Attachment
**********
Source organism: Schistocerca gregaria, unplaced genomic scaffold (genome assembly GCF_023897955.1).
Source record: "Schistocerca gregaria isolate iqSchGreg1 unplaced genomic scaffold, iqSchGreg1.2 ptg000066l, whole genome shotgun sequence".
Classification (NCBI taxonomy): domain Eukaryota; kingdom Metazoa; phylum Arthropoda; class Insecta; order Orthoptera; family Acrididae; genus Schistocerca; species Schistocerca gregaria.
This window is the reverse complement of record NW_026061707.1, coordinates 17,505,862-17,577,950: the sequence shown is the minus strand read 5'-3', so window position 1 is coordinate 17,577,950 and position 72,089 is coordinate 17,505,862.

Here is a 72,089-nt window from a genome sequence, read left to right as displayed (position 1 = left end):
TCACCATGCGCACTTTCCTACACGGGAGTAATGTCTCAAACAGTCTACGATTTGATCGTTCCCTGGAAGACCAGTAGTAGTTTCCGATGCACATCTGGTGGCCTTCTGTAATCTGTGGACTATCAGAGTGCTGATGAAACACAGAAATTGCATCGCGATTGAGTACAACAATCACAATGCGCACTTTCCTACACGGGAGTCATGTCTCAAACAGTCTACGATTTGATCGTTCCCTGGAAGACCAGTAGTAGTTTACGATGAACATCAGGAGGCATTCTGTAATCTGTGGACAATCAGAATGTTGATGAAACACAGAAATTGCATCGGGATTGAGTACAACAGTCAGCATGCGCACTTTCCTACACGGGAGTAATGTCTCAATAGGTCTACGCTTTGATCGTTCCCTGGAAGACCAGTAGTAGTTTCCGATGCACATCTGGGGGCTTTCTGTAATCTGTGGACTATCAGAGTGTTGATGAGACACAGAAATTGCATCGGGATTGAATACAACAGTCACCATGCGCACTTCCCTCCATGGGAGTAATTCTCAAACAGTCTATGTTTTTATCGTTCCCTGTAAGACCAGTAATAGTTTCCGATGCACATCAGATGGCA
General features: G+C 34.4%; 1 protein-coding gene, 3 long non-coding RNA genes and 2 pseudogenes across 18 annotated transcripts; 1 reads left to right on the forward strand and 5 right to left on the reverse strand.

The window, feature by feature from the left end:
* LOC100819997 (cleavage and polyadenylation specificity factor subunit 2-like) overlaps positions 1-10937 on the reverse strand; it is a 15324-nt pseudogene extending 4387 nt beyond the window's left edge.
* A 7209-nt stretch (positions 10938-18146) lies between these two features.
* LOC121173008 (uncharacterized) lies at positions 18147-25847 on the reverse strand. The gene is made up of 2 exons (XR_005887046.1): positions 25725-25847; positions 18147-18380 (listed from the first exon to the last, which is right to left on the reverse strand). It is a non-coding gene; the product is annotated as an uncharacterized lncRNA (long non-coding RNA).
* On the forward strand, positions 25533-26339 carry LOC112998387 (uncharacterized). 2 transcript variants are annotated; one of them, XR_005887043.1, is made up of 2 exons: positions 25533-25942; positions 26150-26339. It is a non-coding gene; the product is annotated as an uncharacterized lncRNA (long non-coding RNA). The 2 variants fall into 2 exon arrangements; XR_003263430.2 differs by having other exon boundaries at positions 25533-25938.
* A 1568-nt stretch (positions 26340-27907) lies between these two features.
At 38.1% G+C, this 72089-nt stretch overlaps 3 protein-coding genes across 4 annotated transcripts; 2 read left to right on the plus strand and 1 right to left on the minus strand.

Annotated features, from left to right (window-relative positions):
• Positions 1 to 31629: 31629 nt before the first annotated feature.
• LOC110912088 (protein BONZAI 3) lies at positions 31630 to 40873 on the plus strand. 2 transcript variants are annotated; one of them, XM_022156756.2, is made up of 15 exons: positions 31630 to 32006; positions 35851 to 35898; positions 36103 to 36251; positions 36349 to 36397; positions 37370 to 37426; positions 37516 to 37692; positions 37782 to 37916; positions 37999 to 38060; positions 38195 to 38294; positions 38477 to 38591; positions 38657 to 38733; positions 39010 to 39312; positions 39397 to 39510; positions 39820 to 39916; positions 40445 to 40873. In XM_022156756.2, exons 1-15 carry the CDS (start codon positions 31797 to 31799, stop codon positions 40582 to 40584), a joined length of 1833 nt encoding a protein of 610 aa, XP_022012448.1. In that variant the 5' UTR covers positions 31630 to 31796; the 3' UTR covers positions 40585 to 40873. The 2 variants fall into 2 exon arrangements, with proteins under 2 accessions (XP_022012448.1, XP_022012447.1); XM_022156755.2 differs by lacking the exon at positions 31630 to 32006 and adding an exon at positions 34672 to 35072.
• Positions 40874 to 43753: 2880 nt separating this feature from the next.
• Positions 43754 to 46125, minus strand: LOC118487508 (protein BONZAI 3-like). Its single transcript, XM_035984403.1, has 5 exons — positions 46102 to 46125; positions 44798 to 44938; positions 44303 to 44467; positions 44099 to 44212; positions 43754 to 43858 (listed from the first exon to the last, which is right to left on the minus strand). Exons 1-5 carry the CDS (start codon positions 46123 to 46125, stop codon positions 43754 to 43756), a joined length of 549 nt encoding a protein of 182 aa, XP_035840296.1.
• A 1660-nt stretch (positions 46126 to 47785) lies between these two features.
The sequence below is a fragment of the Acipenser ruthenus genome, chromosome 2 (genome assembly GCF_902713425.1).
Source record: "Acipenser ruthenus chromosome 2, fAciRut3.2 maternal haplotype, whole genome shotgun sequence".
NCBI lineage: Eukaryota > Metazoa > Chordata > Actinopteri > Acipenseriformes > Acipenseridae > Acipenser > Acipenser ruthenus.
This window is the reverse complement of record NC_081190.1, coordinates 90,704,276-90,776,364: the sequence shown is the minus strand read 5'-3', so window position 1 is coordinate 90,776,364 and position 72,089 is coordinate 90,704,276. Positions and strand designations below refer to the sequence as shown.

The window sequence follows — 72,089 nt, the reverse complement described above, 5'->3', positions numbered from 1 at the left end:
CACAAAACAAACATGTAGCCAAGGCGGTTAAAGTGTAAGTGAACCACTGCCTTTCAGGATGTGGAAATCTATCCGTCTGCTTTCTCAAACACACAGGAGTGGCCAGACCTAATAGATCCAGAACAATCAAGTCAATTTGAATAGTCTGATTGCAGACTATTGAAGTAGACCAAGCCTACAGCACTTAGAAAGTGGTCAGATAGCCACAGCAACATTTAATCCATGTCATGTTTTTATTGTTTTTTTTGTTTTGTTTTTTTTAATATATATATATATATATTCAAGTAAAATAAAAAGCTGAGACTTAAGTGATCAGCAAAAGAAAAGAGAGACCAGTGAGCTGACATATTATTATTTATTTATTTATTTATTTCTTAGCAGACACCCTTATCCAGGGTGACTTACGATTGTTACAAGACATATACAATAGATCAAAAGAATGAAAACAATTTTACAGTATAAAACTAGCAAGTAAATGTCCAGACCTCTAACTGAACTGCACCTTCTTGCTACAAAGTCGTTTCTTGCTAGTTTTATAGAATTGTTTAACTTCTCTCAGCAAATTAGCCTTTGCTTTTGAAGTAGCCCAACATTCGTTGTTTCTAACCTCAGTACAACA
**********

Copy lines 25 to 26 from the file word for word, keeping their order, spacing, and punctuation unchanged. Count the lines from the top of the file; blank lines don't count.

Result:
The window sequence follows — 72,089 nt, the reverse complement described above, 5'->3', positions numbered from 1 at the left end:
CACAAAACAAACATGTAGCCAAGGCGGTTAAAGTGTAAGTGAACCACTGCCTTTCAGGATGTGGAAATCTATCCGTCTGCTTTCTCAAACACACAGGAGTGGCCAGACCTAATAGATCCAGAACAATCAAGTCAATTTGAATAGTCTGATTGCAGACTATTGAAGTAGACCAAGCCTACAGCACTTAGAAAGTGGTCAGATAGCCACAGCAACATTTAATCCATGTCATGTTTTTATTGTTTTTTTTGTTTTGTTTTTTTTAATATATATATATATATATTCAAGTAAAATAAAAAGCTGAGACTTAAGTGATCAGCAAAAGAAAAGAGAGACCAGTGAGCTGACATATTATTATTTATTTATTTATTTATTTCTTAGCAGACACCCTTATCCAGGGTGACTTACGATTGTTACAAGACATATACAATAGATCAAAAGAATGAAAACAATTTTACAGTATAAAACTAGCAAGTAAATGTCCAGACCTCTAACTGAACTGCACCTTCTTGCTACAAAGTCGTTTCTTGCTAGTTTTATAGAATTGTTTAACTTCTCTCAGCAAATTAGCCTTTGCTTTTGAAGTAGCCCAACATTCGTTGTTTCTAACCTCAGTACAACA